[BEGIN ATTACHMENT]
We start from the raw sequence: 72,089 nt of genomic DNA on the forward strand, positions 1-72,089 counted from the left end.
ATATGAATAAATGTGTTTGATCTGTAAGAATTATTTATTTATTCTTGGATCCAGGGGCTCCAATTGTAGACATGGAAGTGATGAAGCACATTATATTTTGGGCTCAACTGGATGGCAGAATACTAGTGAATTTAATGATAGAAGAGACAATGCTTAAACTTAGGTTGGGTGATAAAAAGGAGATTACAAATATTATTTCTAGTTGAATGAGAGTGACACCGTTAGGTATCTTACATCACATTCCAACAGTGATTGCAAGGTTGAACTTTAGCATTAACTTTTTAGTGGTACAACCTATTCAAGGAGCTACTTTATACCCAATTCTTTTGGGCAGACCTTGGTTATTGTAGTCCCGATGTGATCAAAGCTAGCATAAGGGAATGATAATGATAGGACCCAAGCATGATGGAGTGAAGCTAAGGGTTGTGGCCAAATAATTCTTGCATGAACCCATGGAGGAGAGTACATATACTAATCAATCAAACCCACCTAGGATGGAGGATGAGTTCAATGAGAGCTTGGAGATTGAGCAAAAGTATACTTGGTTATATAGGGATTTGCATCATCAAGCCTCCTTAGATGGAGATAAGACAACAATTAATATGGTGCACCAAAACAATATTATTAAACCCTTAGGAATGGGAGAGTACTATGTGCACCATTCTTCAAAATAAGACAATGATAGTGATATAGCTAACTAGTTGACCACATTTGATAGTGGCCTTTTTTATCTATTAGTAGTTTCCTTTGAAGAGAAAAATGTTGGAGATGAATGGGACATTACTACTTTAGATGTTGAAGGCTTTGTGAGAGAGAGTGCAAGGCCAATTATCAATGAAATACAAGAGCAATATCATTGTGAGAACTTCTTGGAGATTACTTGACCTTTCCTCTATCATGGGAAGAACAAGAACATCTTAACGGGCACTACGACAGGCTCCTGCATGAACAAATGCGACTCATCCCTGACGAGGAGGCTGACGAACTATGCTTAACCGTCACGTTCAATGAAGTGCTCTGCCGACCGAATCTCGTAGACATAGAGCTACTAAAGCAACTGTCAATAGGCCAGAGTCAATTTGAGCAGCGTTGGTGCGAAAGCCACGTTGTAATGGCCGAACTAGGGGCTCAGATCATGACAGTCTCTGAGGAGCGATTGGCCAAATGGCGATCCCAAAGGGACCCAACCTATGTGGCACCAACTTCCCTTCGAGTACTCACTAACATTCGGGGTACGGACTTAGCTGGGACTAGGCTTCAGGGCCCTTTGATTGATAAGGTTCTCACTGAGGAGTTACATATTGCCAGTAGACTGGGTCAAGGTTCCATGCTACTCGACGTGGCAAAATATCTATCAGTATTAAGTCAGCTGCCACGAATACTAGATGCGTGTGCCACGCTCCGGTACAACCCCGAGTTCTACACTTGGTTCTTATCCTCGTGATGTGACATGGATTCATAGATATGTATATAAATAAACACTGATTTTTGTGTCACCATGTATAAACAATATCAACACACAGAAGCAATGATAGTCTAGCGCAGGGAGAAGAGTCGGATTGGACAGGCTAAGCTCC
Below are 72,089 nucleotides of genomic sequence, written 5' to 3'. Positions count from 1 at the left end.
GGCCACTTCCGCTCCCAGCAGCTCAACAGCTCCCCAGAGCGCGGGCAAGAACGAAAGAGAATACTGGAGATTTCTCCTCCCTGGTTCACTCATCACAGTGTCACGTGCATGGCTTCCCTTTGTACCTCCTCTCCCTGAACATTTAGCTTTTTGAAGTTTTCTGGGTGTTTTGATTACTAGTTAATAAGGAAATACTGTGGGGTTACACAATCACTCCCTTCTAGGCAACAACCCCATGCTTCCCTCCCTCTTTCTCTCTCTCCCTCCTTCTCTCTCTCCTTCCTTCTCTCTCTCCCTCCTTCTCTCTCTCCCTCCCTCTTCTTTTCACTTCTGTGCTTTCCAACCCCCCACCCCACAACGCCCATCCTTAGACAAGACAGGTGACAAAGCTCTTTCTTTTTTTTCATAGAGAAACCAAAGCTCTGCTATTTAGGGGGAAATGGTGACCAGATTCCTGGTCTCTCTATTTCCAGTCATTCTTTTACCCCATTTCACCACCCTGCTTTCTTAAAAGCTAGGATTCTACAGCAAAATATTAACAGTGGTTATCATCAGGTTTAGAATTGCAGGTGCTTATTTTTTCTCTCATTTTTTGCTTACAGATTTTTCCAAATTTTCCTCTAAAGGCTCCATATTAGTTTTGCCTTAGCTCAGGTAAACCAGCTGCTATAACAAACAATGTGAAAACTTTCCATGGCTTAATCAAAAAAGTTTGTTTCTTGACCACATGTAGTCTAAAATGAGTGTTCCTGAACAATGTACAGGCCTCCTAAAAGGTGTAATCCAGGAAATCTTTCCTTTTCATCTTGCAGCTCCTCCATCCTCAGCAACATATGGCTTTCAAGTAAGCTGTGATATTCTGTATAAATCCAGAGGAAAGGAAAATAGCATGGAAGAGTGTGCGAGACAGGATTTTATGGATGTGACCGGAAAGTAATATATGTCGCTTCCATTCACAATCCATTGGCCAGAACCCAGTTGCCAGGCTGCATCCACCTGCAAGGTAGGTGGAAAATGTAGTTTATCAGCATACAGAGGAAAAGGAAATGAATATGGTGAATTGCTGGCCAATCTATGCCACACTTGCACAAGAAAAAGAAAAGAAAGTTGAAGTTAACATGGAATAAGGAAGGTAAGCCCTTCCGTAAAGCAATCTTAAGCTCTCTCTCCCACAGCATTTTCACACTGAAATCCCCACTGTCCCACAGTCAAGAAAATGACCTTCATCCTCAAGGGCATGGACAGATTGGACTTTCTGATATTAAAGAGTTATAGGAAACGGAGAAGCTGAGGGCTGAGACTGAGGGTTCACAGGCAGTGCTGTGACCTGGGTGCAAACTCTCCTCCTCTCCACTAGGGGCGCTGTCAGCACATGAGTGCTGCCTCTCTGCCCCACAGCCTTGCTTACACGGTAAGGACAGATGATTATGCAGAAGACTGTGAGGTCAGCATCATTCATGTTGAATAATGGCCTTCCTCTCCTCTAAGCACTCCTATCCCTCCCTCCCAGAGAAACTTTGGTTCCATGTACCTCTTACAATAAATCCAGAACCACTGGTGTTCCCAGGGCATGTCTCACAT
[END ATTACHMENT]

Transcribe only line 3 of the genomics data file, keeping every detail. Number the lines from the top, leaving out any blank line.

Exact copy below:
Below are 72,089 nucleotides of genomic sequence, written 5' to 3'. Positions count from 1 at the left end.